Steve Hansen: England are not New Zealand's rivals without a global rugby calendar
All Blacks boss also discusses New Zealand's defeat to England in Cricket World Cup final and calls Japan "success story" of RWC 2019
Last Updated: 25/10/19 6:58am
Steve Hansen says World Cup semi-final opponents England will not be treated as New Zealand's rivals until the introduction of a new global rugby calendar.
All Blacks coach Hansen, whose team face England on Saturday, claimed that a lack of regular fixtures between northern and southern hemisphere nations has meant there is no traditional rivalry between the sides.
"I think South Africa will always be our biggest rivals because of the history that comes with it," Hansen told reporters in Tokyo. "That's the nature of the fact because we play each other so regularly.
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"I think we have played England once in the last six years and it's hard to build a rivalry when you don't play each other.
"If we could get the Six Nations to come on board with a global season then we might able to do that. Once they do that, they're starting to think about the game rather than themselves."
New Zealand rugby officials have long argued for an international calendar to ensure that northern and southern hemisphere competitions can be better aligned and to better manage player workload.
Earlier this year, World Rugby proposed a competition that would involve the Six Nations and Rugby Championship sides playing regularly against each other while allowing for promotion for tier two nations.
The Nations Championship was scheduled to begin in 2022 and would have been made up of a top division of 12 teams from the northern and southern hemispheres facing each other once over the course of a calendar year.
The proposal, however, was scuppered after World Rugby failed to gain unanimous approval from the 10 countries that make up the Six Nations and Rugby Championship.
'I don't know if they got the cricket one right'
Hansen will prepare the All Blacks for a place-kicking shootout if the World Cup semi-final against England is tied after extra-time and sudden-death extra time on Saturday.
He doesn't think it will come to a shootout, but he knows stranger things have happened.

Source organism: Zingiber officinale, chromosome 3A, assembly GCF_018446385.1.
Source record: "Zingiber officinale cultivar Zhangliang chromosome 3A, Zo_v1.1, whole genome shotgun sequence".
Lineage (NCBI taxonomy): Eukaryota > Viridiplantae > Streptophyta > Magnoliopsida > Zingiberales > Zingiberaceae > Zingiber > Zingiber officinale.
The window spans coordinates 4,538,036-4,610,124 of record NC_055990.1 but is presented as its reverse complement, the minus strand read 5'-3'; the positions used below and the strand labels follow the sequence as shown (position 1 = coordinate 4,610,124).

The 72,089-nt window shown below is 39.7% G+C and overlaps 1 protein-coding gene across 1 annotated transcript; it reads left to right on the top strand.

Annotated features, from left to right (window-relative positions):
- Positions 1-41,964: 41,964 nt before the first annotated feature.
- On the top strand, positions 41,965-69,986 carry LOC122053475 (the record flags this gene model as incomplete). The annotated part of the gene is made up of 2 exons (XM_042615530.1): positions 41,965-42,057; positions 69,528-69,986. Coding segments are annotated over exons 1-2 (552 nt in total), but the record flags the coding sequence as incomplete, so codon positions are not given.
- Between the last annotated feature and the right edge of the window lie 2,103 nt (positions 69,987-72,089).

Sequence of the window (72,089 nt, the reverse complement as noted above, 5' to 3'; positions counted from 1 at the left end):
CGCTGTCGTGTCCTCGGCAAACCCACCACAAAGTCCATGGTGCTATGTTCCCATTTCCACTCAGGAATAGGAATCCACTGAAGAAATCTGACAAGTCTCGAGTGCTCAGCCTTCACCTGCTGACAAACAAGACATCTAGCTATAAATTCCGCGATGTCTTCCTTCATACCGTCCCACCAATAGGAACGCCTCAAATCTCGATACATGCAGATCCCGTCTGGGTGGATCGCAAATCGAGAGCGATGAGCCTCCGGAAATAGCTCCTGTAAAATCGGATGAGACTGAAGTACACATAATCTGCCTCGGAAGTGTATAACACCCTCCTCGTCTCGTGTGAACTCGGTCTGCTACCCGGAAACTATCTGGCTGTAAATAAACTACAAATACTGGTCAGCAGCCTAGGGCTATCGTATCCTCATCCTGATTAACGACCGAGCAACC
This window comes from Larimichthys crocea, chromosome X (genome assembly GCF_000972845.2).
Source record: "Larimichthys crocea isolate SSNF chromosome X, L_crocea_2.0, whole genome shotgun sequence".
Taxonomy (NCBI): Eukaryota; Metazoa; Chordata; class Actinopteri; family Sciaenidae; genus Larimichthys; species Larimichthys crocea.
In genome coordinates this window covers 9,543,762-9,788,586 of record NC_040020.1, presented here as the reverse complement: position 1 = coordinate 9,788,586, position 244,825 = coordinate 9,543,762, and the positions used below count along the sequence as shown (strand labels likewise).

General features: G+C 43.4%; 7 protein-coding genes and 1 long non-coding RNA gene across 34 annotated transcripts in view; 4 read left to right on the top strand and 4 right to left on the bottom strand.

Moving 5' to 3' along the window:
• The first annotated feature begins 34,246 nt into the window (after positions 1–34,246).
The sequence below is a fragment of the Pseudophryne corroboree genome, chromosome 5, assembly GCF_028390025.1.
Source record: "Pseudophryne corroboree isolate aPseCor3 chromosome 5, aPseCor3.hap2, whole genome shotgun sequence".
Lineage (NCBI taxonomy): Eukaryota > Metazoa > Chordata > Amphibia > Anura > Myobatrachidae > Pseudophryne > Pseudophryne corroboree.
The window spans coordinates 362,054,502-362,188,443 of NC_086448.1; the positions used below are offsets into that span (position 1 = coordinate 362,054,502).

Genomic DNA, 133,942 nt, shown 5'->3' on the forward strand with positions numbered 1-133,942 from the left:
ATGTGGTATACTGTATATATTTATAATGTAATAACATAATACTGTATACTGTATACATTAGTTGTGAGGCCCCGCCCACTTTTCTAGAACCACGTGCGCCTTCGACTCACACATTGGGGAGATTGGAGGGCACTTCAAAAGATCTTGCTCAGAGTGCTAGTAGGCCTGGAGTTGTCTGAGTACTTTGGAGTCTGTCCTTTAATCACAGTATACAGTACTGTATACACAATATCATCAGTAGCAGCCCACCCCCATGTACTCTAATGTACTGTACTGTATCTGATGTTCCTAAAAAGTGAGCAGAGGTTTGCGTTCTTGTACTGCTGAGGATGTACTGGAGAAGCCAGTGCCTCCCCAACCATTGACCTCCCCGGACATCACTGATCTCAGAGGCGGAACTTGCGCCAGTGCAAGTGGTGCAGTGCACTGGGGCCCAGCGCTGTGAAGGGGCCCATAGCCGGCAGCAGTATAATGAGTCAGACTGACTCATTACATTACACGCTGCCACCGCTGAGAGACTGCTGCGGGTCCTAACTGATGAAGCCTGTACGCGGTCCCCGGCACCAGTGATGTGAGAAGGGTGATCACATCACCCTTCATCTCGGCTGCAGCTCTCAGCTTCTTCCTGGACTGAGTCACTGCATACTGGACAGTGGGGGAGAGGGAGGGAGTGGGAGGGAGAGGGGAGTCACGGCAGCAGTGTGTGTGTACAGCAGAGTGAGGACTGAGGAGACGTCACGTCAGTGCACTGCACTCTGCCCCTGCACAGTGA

New Zealand lost the Cricket World Cup final to England at Lord's earlier this year on a countback of boundaries scored, which was the official tiebreaker after each team had played a Super Over.
New Zealand took all 10 England wickets in the regular match, and so the countback of boundaries became contentious. The New Zealand cricketers accepted the decision, saying the rules were decided before the tournament.
Hansen wasn't a fan of the boundary countback, saying: "I don't know if they got the cricket one right."
All Rugby World Cup matches to date have been decided within normal or extra-time, but there's provision for a shootout that would involve five players from each team taking place kicks.
Under the rules, a coin toss would be made and the winner would decide which team kicks first, or from which end of the field the kicks are taken.
"Have we prepared for that? We know those are the rules, so yes," Hansen added.
"You'd be foolish if you hadn't prepared for it, but I would be highly surprised if after 80 minutes, then 10 minutes each way (extra time), then sudden-death extra-time... that someone hasn't scored some points. But funnier things have happened."
'Japan are success story of the tournament'
Hansen was full of praise for the hosts, who left the competition at the quarter-final stage after a 26-3 defeat to South Africa.
Japan produced one of the most shocking moments of the tournament when they stunned Ireland 19-12, while they also registered impressive victories over Scotland, Samoa and Russia.
"Japan have been outstanding," Hansen said. "I think after the game you could see visibly how much it meant to them. Emotionally they were spent and I think that's a great sign for rugby in Japan.
"People in Japan respect that they gave everything they had... and they are a huge success story of the tournament."